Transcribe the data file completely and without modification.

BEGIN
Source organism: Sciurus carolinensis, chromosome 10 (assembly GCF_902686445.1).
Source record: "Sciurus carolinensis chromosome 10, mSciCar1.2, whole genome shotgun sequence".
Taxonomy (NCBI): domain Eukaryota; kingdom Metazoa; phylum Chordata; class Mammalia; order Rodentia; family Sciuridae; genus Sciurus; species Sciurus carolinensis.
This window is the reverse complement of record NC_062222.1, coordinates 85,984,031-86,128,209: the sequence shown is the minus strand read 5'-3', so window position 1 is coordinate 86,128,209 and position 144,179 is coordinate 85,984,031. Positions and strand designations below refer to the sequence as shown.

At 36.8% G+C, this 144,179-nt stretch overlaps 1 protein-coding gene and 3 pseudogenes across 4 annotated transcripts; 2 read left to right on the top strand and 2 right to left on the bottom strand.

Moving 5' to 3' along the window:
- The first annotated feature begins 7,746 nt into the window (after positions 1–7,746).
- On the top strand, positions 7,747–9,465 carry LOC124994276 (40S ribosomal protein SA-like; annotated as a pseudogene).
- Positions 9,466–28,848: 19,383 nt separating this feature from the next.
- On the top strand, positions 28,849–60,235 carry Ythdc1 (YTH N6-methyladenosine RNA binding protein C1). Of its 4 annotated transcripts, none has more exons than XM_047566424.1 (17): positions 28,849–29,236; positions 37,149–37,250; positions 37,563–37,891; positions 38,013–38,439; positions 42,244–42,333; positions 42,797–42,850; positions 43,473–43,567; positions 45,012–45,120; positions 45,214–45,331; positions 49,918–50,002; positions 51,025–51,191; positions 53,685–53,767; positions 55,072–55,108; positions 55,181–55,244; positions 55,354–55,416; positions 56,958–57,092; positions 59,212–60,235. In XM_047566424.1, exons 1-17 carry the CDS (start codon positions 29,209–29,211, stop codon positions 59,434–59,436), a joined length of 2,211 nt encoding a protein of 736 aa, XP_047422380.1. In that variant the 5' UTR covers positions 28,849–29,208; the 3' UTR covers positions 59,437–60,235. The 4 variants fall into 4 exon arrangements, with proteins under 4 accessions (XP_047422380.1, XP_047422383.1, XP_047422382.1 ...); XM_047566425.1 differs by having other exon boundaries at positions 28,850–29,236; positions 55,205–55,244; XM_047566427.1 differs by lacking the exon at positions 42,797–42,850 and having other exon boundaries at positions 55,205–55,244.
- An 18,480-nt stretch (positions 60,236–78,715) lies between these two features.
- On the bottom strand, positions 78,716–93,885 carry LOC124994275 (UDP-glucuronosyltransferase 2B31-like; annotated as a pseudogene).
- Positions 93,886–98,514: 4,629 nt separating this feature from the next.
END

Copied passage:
Source organism: Sciurus carolinensis, chromosome 10 (assembly GCF_902686445.1).
Source record: "Sciurus carolinensis chromosome 10, mSciCar1.2, whole genome shotgun sequence".
Taxonomy (NCBI): domain Eukaryota; kingdom Metazoa; phylum Chordata; class Mammalia; order Rodentia; family Sciuridae; genus Sciurus; species Sciurus carolinensis.
This window is the reverse complement of record NC_062222.1, coordinates 85,984,031-86,128,209: the sequence shown is the minus strand read 5'-3', so window position 1 is coordinate 86,128,209 and position 144,179 is coordinate 85,984,031. Positions and strand designations below refer to the sequence as shown.

At 36.8% G+C, this 144,179-nt stretch overlaps 1 protein-coding gene and 3 pseudogenes across 4 annotated transcripts; 2 read left to right on the top strand and 2 right to left on the bottom strand.

Moving 5' to 3' along the window:
- The first annotated feature begins 7,746 nt into the window (after positions 1–7,746).
- On the top strand, positions 7,747–9,465 carry LOC124994276 (40S ribosomal protein SA-like; annotated as a pseudogene).
- Positions 9,466–28,848: 19,383 nt separating this feature from the next.
- On the top strand, positions 28,849–60,235 carry Ythdc1 (YTH N6-methyladenosine RNA binding protein C1). Of its 4 annotated transcripts, none has more exons than XM_047566424.1 (17): positions 28,849–29,236; positions 37,149–37,250; positions 37,563–37,891; positions 38,013–38,439; positions 42,244–42,333; positions 42,797–42,850; positions 43,473–43,567; positions 45,012–45,120; positions 45,214–45,331; positions 49,918–50,002; positions 51,025–51,191; positions 53,685–53,767; positions 55,072–55,108; positions 55,181–55,244; positions 55,354–55,416; positions 56,958–57,092; positions 59,212–60,235. In XM_047566424.1, exons 1-17 carry the CDS (start codon positions 29,209–29,211, stop codon positions 59,434–59,436), a joined length of 2,211 nt encoding a protein of 736 aa, XP_047422380.1. In that variant the 5' UTR covers positions 28,849–29,208; the 3' UTR covers positions 59,437–60,235. The 4 variants fall into 4 exon arrangements, with proteins under 4 accessions (XP_047422380.1, XP_047422383.1, XP_047422382.1 ...); XM_047566425.1 differs by having other exon boundaries at positions 28,850–29,236; positions 55,205–55,244; XM_047566427.1 differs by lacking the exon at positions 42,797–42,850 and having other exon boundaries at positions 55,205–55,244.
- An 18,480-nt stretch (positions 60,236–78,715) lies between these two features.
- On the bottom strand, positions 78,716–93,885 carry LOC124994275 (UDP-glucuronosyltransferase 2B31-like; annotated as a pseudogene).
- Positions 93,886–98,514: 4,629 nt separating this feature from the next.